financing business sale

By Richard Parker | Diomo Corporation | Visit Website | About Author

How wonderful it would be to purchase good businesses for no money down. Unfortunately, that rarely happens. And so, the issue becomes how can small business buyers finance a purchase?

The main misconception we need to address immediately are banks. Sorry folks, they are not waiting for you to walk in to the branch so they can hand over bags of money for you to buy your dream business.

Next, while there are government programs available and specifically ones offered via the SBA, those loans are difficult to obtain. The SBA itself does not lend money; it underwrites loans banks make under this program. Both the buyer and the business must qualify and buyers need to demonstrate they are capable of running the business. While the equity investment from the buyer and participation from the seller may be attractive, these loans also come with significant upfront fees (but no worries, those can be financed over ten years which adds even more cost to the deal).

So if banks and the government aren’t handing out money, how can you finance the purchase? The good news is that the decades old strategy of seller financed deals is still the norm. It always has been and it always will be. Any seller, broker, lawyer, banker, accountant or anyone else who tells you otherwise is simply wrong.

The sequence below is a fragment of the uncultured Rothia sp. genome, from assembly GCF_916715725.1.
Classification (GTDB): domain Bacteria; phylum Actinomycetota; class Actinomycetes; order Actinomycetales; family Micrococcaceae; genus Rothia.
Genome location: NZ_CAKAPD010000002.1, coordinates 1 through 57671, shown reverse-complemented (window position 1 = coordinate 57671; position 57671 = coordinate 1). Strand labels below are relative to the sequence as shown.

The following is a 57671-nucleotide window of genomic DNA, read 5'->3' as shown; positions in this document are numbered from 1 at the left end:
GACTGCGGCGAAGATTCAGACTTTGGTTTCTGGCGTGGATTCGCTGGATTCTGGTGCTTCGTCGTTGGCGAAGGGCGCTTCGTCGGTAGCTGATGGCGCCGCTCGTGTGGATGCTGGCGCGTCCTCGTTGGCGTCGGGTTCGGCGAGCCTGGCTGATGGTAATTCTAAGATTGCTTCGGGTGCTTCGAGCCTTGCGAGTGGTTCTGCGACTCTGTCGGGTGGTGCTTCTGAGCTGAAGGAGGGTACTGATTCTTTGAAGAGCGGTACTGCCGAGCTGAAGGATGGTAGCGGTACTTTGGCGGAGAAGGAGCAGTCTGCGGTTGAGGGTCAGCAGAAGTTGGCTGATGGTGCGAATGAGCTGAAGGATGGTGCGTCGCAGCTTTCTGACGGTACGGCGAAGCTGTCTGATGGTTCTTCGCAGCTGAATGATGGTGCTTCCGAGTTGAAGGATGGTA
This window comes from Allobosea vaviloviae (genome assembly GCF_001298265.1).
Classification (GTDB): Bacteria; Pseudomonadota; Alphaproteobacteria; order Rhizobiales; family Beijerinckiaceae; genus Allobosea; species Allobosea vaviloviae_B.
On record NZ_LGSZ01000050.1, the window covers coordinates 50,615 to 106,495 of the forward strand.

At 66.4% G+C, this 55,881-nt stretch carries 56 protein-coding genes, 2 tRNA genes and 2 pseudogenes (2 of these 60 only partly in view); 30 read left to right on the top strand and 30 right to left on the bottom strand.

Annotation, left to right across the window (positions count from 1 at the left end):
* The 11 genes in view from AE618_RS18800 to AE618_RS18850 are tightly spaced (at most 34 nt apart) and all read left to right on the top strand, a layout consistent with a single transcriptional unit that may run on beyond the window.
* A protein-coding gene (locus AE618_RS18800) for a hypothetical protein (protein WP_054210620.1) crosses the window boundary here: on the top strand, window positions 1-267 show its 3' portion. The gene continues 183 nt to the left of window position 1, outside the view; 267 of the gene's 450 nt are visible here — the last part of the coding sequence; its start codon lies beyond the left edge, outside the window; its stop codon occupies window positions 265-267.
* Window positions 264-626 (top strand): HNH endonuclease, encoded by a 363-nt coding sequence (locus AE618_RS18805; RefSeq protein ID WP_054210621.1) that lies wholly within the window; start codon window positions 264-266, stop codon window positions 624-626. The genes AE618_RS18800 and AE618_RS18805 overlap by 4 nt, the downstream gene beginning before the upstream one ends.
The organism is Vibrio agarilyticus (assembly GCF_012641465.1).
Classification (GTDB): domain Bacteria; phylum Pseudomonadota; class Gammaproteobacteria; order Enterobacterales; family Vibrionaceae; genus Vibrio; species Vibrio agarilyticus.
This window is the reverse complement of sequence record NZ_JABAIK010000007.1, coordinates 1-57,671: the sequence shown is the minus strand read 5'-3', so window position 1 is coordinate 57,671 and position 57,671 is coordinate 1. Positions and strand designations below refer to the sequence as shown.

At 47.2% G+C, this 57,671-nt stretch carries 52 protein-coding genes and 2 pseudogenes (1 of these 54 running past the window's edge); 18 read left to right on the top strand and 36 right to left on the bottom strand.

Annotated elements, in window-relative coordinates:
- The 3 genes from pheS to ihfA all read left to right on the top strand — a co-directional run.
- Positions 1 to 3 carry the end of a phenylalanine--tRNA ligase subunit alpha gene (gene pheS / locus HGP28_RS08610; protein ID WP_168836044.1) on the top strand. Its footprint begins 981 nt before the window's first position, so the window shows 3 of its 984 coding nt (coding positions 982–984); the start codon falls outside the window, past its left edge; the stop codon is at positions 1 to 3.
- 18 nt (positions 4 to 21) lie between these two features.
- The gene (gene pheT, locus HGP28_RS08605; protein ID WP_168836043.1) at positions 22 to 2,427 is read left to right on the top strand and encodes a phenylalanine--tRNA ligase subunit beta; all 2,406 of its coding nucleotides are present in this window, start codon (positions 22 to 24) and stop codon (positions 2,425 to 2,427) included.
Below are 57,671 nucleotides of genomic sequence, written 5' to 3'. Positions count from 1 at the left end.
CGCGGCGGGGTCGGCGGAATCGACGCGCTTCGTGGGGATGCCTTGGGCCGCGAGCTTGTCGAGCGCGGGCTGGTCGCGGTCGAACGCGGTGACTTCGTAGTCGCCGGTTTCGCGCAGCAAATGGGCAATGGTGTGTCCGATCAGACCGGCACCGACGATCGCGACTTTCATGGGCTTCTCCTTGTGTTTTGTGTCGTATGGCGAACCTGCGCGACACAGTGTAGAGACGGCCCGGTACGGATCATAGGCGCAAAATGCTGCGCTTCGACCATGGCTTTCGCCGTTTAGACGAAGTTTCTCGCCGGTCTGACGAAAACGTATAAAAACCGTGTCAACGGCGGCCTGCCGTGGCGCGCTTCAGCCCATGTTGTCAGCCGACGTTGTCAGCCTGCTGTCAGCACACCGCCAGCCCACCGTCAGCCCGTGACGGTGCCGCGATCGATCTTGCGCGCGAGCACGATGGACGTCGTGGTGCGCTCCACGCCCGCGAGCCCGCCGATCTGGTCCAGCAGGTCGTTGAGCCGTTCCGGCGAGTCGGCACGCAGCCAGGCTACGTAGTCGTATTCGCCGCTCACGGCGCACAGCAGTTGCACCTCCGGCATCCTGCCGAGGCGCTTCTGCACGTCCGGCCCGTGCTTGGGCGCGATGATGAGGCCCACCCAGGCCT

In order to get deals done, sellers have to extend financing to a buyer. Further, unless a buyer is getting a huge discount, they simply should not do an all-cash deal even if they can afford it. The biggest reason of course is there is no better mechanism for a seller to back up what they have represented about the business than by having “skin in the game”.

Terms-wise, seller notes are generally at competitive interest rates, a few points above prime and should be anywhere from 3-7 years. You may be able to negotiate more, or pay interest only, have a balloon payment down the road, or other favorable terms. These are all very attractive to a buyer and certainly afford you flexibility you cannot achieve with traditional lenders. As well, if the business runs into any trouble, rest assured it will be much easier to get temporary relief from the seller versus a bank.

A word of caution: you may encounter brokers or sellers who tell you they will not offer financing. Some may not that is true; those are also the ones most likely remain on the market forever. The fact is that most small business sales are seller financed. To get deals done, sellers have to participate in the financing. Be prepared to walk from potential deals that are not willing to consider extending financing to you.


Richard Parker is the author of the How To Buy A Good Business At A Great Price© series – the most widely used reference resource and strategy guide for buying a business. He has personally purchased thirteen businesses and his company Diomo Corporation – The Business Buyer Resource Center™, provides consulting and brokerage services to business buyers and sellers in more than 80 countries.